The burnout trap. Focusing a child too much on technical singing at a young age deprives him of time when he should be watching ants or finding dragons in the clouds. Children need to be children. Childhood is short, and it only happens once. It sometimes happens that a too-pushed child will end up resenting music and all he lost out on.
What to do while you are waiting
So, am I saying that youngsters should not sing? Absolutely not!!
All kids should exercise their voices. Youngsters should sing as much as possible, and should be encouraged to play with their voices, and use the full spectrum of vocal possibilities. Silly camp songs with lots of full body movement are entirely appropriate. If your child wants to sing along with the radio, see if you can get him/her to sing an octave higher. Many popular songs are pitched too low for youngsters. If you can sense that your child is driving his voice lower than it really wants to go (it will get very soft and start "breaking up" at the bottom) you might ask a local voice teacher for advice on some popular CDs where the vocals are a little higher.
Choirs are ideal starting places. Children's choirs are a great thing for young children. They teach some rudimentary vocal production, discipline, diction, ensemble, and following a conductor, without focusing too much on the vocal production, and without too much ego exposure. It is usually a great social experience for them. Choirs also get the children to use their voices in the pitch ranges where they are the most efficient. Church choirs often welcome older children, and this has the additional benefit of a shared experience if the parent sings as well.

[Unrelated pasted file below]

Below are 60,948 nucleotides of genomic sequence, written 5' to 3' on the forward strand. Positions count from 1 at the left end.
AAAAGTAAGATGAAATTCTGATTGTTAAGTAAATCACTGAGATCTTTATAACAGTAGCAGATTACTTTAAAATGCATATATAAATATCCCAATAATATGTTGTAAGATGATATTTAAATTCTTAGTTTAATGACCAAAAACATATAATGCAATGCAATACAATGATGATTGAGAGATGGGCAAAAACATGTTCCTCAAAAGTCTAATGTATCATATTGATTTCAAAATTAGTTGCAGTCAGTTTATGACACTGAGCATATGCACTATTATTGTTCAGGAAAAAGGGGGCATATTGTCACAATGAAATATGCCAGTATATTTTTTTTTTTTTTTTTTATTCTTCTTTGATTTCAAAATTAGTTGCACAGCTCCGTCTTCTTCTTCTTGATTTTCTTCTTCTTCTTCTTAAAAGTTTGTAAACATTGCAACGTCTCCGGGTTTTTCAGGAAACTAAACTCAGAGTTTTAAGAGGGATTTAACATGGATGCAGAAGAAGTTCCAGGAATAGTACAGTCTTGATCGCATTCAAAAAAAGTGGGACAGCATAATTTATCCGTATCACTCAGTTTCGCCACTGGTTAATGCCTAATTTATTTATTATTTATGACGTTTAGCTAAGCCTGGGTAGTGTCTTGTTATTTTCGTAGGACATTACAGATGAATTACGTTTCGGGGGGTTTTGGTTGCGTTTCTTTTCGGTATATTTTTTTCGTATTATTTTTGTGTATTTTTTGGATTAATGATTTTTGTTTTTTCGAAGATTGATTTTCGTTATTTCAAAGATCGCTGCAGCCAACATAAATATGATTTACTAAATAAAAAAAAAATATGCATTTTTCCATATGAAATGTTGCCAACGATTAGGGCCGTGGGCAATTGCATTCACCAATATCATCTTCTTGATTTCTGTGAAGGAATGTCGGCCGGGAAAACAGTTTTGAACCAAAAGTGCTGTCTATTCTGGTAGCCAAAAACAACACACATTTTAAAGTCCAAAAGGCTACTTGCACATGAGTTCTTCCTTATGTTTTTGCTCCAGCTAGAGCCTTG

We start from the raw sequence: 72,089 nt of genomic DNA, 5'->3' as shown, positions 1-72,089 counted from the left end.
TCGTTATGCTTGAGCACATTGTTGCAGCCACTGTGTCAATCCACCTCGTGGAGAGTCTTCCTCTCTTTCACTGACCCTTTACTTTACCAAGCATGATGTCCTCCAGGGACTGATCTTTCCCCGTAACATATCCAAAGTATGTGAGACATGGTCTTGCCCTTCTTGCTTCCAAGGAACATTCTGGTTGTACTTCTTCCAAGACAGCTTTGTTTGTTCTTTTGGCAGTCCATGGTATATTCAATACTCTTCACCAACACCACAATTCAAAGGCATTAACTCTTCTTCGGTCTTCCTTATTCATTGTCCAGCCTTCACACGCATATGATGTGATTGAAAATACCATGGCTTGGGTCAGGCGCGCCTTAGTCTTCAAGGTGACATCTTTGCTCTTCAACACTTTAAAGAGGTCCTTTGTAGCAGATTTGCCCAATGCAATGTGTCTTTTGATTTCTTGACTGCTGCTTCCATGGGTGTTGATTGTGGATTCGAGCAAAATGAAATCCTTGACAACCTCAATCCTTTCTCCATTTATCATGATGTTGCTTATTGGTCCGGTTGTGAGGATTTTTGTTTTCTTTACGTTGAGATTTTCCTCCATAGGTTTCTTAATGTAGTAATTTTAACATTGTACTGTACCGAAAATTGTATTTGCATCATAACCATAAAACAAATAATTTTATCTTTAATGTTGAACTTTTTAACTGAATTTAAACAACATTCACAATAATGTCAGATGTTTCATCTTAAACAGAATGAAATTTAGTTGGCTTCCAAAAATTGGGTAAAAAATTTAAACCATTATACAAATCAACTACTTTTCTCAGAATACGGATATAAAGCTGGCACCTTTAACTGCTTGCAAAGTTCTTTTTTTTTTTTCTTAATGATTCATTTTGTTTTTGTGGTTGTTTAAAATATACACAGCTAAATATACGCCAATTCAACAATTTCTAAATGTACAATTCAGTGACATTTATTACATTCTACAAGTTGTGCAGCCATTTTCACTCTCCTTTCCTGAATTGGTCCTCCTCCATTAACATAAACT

Train them in music, not just singing. I recommend that any child who aspires to sing has at least a few years of piano lessons. These can be undertaken during those puberty years when singing all of a sudden starts feeling weird if it has not started already. A basic knowledge of piano will enable the singer to be self taught and will give him a huge advantage over singers who "can't read."
To summarize: Singing should be play until such a time as the person is physically and emotionally ready for the rigors of formal and intense training.
About the author
Colleen Dick, originally trained as a pianist, sang in choirs for years before soaking up vocal technique and vocal pedagogy like a sponge in her 30's. Her infectuous passion for vocal music and pedagogical philosophy were enhanced by her involvement with Axel Theimer through the Voice Care Network , and she owns an early draft of what has become a vocal pedagogy classic, Bodymind and voice. Never much for a life on the road, Colleen has been active locally as a professional soloist, private voice teacher, church and community choir director, senior learner the joy of singing at the local community college, and member of the mid valley's premier semi professional choir.